Introduction: BLE Page Turner 2.0
My dad recently purchased a bluetooth foot pedal enabling him to have his sheet music on a tablet and turning pages with his foot. Very applicable for both sheet music and PDF Lego instructions, which are two ofBoth my favourite pasttimes, and even though I wanted to have one of my own, I was not ready to pay 80€.
I started looking for DIY projects to make my own. Quickly, I stumbled upon an instructable by "Peakecentral" using an Adafruit Bluefruit EZ-Key doing exactly what I wanted. Problem was that Adafruit component is no longer available. I needed something else.
Searching the web I noticed that the ESP8266 successor (ESP32) has BLE support. That's when I decided to go for it. I ordered two ESP32 development boards (ESP-Wroom-32) and started prototyping. The result is the board shown on the next page, along with the circuit diagram.
I used the BOM created by Peakecentral, who included a pair button which I used as a reset button. Both power and reset button have built-in LEDs, which i used to indicate whether the button is pressed (e.g. power is ON or a reset is performed:
- casing, be creative
- 1 ESP32
- Arduino IDE with ESP32 board and BLE HID library prepared (tutorial)
- 1 16mm OD SPST switch, latching, with blue LED (SW2)
- 1 12mm OD SPST switch, momentary, with red LED (SW1)
- 2 momentary footswitches (SW3 & SW4)
- 1 PP3 battery connector
- 1 PP3 battery
- 2 1k0 resistors
- stranded hookup wire
- rubber tape to prevent sliding
Step 1: Prototyping
I use two momentary footswitches and two switches that have an LED in it. It took me some time figure out how to use the LEDs in the way I wanted. We have two LEDs. One will light up when the ESP32 is at boot, it then turns off and will light up as soon as a bluetooth connection is established. It is connected to IO13. The other LED is connected to het reset button and will light up when the button is pressed. Thus letting you know if the reset button was pressed properly. At first, I wondered why a resistor was connected on the switch, connecting the ground to the button. Therefore, I highlighted a section of the diagram for you to clearly see the connections of the resitor to both LED and ground.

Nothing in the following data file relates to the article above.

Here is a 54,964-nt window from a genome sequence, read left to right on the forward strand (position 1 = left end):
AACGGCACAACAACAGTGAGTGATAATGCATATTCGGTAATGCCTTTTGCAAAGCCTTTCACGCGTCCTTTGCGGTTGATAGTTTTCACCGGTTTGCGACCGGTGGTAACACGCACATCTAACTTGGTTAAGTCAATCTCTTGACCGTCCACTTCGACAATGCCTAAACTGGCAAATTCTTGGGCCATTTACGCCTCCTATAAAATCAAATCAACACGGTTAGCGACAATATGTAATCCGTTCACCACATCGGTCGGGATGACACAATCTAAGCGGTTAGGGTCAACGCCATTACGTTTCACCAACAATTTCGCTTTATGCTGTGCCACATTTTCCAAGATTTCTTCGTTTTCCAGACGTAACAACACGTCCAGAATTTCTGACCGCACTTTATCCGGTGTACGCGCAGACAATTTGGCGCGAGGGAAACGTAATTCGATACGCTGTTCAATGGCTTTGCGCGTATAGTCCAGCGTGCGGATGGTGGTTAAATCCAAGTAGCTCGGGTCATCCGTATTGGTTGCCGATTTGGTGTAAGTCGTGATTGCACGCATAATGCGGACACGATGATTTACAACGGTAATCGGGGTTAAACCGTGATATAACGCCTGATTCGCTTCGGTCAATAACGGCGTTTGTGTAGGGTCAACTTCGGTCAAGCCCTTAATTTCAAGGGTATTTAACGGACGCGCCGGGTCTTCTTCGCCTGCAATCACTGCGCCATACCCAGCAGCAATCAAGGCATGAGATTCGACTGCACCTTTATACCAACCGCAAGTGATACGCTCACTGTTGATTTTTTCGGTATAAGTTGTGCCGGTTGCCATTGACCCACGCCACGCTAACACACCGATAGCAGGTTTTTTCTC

Step 2: Software
With the prototype in place, let's start with the software part of the project. Initially, we want to setup the two buttons for page turning (up-arrow and down-arrow) and a third button for reset. After that, we'd want the led of the powert-button to turn on when de device is powered, than quickly turn it off, and finally turn it on when the device is connected.
I edited the script I googled for examples of the ESP32 HID. The example of https://www.hackster.io/user0448083246/esp32-ble-h... with the gamepad had four buttons ready, even though I only need two. I altered the software slightly to suit my needs. The IDE sketch can be downloaded from this page.
Step 3: Hardware Setup
For this tutorial, I assume you have some soldering skills. Please review the circuit diagram to create a small pcb for easy wiring. I have used PCB with small (3 holes per 'island'), I soldered the wires on the PCB. Finally, the ESP32 was soldered. Remember to use a solid casing that can withstand your foot pounding on it. Also, consider a solution to prevent it from sliding under yout foot.
So far, I have used my pedal on one 9v battery, and it is still going strong.
Good luck! Please leave your notes and comments below.